Mexican street artist and graphic illustrator, Edgar Flores, a.k.a. “Saner”, is known for his signature style of creating murals that are a combination of “illustration manners, expressionism, naive art and surrealism with street art techniques”.  The artist is currently on his maiden trip to India as part of “Discover India and Mexico” project, and is busy making a grand mural in the Lodi Art District in Delhi.

“Discover India and Mexico” is an initiative by St+art India Foundation and Asian Paints that aims to bridge the cultural divide between India and Mexico.

For his mural in Delhi, Saner is using natural motifs, such as the tiger, cloud patterns and monkeys among others. “These elements incidentally have connections with both India and Mexico, as both the countries have a lot in common… The mural will also feature some iconic plants and animals, symbols from Hindu mythological stories, and traditional clothes of women. You have to respect the streets, the people, and the neighbourhoods. Through the mural, we wanted to have a visual interaction with the local neighbourhood. This wall is like a mixtape of India and Mexico. It can be possibly titled—Discover India and Mexico. It’ll depict the richness of the countries—their textiles, flavours, colours and the streets,” Saner told Guardian 20.

The masked figures in his murals carry a symbolic significance. When asked about their importance in his art, he answered, “These characters signify that we carry around a fake identity instead of our real face just to survive… The good point is that you have the opportunity to showcase certain things through the mask—like the energy of the tiger, jaguar or any animal. The mask represents the thought behind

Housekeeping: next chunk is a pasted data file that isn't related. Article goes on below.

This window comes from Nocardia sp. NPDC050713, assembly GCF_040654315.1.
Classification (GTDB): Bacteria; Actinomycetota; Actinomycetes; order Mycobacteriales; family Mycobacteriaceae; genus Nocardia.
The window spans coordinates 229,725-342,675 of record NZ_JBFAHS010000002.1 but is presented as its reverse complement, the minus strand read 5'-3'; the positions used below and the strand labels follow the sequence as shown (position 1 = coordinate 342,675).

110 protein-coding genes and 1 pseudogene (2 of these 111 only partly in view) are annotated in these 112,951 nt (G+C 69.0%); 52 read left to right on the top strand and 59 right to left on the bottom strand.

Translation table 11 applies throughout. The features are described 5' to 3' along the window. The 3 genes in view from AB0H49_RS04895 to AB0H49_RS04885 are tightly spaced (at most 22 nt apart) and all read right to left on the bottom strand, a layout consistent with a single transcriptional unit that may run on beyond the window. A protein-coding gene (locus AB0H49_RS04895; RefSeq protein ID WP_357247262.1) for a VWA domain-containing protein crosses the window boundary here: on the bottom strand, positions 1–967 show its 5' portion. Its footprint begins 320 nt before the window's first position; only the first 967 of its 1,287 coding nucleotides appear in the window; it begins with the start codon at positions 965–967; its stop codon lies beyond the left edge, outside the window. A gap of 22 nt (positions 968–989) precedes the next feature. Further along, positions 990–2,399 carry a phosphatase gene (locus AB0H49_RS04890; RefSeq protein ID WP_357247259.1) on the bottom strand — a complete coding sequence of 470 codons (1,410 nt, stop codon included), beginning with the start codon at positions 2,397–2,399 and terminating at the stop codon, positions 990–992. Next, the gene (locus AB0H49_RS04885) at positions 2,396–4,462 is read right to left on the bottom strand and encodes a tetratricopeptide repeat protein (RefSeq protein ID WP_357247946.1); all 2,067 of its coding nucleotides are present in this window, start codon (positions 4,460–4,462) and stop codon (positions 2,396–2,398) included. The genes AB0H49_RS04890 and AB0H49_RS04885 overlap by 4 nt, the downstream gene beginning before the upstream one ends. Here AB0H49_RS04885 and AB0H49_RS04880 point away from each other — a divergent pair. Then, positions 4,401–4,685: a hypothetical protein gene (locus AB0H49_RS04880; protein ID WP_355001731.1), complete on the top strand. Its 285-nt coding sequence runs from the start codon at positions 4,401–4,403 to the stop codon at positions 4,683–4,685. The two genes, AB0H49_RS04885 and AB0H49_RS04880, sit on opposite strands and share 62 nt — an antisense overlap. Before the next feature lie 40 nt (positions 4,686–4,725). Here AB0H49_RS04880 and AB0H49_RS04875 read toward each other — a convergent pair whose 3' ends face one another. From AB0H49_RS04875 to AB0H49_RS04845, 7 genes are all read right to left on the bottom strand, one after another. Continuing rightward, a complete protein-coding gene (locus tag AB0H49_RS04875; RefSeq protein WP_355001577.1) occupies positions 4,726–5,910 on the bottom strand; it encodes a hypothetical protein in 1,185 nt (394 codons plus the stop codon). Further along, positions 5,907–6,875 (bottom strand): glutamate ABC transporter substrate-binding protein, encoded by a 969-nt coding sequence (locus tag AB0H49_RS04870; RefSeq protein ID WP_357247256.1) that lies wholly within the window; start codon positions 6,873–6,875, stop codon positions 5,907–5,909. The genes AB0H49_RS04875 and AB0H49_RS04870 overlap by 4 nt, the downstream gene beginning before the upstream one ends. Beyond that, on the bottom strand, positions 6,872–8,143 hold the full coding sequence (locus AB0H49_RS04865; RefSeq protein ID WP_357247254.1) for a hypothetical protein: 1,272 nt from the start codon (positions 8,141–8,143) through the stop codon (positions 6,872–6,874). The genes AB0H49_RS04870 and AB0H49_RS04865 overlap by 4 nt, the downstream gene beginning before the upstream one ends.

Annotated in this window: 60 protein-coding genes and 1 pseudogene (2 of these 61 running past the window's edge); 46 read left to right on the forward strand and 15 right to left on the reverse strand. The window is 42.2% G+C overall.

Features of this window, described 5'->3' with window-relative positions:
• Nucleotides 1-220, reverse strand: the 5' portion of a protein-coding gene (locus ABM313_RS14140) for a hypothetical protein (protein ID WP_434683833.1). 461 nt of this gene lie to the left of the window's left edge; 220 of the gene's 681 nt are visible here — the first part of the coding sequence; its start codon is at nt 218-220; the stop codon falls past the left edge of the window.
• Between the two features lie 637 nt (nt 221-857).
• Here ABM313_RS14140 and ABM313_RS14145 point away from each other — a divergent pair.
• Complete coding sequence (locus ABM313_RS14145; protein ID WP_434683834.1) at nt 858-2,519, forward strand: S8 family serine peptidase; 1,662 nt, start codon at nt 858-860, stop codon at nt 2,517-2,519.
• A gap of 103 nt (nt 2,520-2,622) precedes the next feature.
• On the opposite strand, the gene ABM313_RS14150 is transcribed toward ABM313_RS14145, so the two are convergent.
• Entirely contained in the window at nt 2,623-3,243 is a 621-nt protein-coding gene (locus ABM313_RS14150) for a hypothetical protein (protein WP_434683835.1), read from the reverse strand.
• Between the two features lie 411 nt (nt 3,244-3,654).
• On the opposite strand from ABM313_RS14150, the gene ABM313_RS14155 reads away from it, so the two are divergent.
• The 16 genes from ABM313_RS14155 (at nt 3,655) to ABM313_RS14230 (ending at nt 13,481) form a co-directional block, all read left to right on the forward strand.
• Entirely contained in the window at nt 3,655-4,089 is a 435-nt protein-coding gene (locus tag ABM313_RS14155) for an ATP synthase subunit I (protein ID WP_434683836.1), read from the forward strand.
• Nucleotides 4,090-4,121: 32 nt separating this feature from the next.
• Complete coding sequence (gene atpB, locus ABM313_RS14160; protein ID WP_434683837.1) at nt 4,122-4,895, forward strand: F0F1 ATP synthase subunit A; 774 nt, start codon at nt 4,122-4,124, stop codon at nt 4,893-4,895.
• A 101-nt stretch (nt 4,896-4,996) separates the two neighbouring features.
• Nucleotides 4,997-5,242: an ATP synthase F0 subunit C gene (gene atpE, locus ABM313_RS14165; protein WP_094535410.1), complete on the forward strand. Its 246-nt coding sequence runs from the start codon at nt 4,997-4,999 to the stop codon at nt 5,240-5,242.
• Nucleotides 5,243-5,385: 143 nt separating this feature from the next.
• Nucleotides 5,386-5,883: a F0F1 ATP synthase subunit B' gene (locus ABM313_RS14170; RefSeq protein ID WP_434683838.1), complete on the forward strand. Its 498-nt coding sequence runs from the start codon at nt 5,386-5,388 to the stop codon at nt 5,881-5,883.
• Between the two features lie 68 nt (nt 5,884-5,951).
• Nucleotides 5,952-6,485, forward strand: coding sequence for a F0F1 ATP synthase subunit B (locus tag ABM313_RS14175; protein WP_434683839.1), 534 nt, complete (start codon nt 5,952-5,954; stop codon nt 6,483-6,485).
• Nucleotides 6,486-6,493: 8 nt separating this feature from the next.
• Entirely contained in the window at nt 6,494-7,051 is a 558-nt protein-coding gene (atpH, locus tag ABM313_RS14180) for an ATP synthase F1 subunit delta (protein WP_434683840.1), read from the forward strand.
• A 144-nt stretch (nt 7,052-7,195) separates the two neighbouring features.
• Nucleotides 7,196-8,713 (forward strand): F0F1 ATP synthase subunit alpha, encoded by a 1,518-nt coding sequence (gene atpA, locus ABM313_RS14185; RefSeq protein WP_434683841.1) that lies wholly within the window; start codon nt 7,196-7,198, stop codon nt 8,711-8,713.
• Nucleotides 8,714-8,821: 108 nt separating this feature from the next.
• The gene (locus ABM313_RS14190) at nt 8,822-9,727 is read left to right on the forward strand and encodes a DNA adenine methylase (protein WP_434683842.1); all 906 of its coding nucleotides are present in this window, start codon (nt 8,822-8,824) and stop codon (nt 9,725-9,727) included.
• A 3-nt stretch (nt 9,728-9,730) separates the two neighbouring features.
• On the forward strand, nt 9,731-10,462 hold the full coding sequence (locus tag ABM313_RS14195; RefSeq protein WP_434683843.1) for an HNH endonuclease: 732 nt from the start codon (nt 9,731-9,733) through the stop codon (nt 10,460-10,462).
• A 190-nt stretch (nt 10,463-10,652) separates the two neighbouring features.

the concept.”

Saner’s art accommodates  seemingly paradoxical ideas—like tradition and innovation, violence and tenderness, simplicity and complexity. He intends to “capture people’s attention—even for a minute to make them think about life, love, society, the government and to make them reassess the world around”.


Saner believes that street art is a “resilient” form. “Murals are a very strong communication tool as a lot of people have access to them. If someone passes beside a wall that has any art, he or she will give at least a thought to the meaning behind it. When you bring art to the streets, people see different patterns and colours and somehow unknowingly it impacts their thinking in one way or the other. Street art broadens your horizons and communicates the things that are left unsaid or ignored,” he said.

Street art, in recent years, has also emerged as a powerful medium of social critique. It works as a mirror help up to society.  About the many ways street art can impact the surroundings, Saner said, “I think street art adds a certain vibrancy to any locale. What graffiti depict and communicate is important for the society to see, and it is important to recognise that. Street art has the power to make economic, cultural and social contributions to societies. It is one of the few remaining ways through which we can respond to our surroundings in an expressive, public way. I think street art is very interesting because whoever sees it has an opportunity to say something about it.”

Saner also reflected on the growth of street art from once being a symbol of “urban noise” to becoming a powerful means of artistic self-expression. He said, “An image is a powerful tool to create and convey feelings, situations and scenarios… It holds great power.”

All artists have a social responsibility, and street artists are no exception. “An artist through his or her art provokes the society to think. Every artist chooses the topic they want to talk about and real art is made with passion and love; it shows us some part of our reality. All art, including street art, is the mirror reflects the veracity of any situation—political, cultural or religious,” he said.

Saner’s images often carry personal themes. He uses everyday motifs to create murals that transcend reality. Since his creative process hugely depends on his observations, his artistic mission is to “convey” his observations to the world and elicit some kind of response.

Where does he draw his artistic inspiration from?   Saner replied, “Street art from the late 1990s was an inspiration to me. Then, the government in Mexico used murals as an educational tool for a mostly illiterate populace. The best way to reach out to the people was through images, so they started to commission big murals to tell the story of our past. The current local muralists in Mexico are phenomenal and they inspire me to keep bettering my work. I get influenced by artists from other countries as well—from the US, the Arab region among others.”

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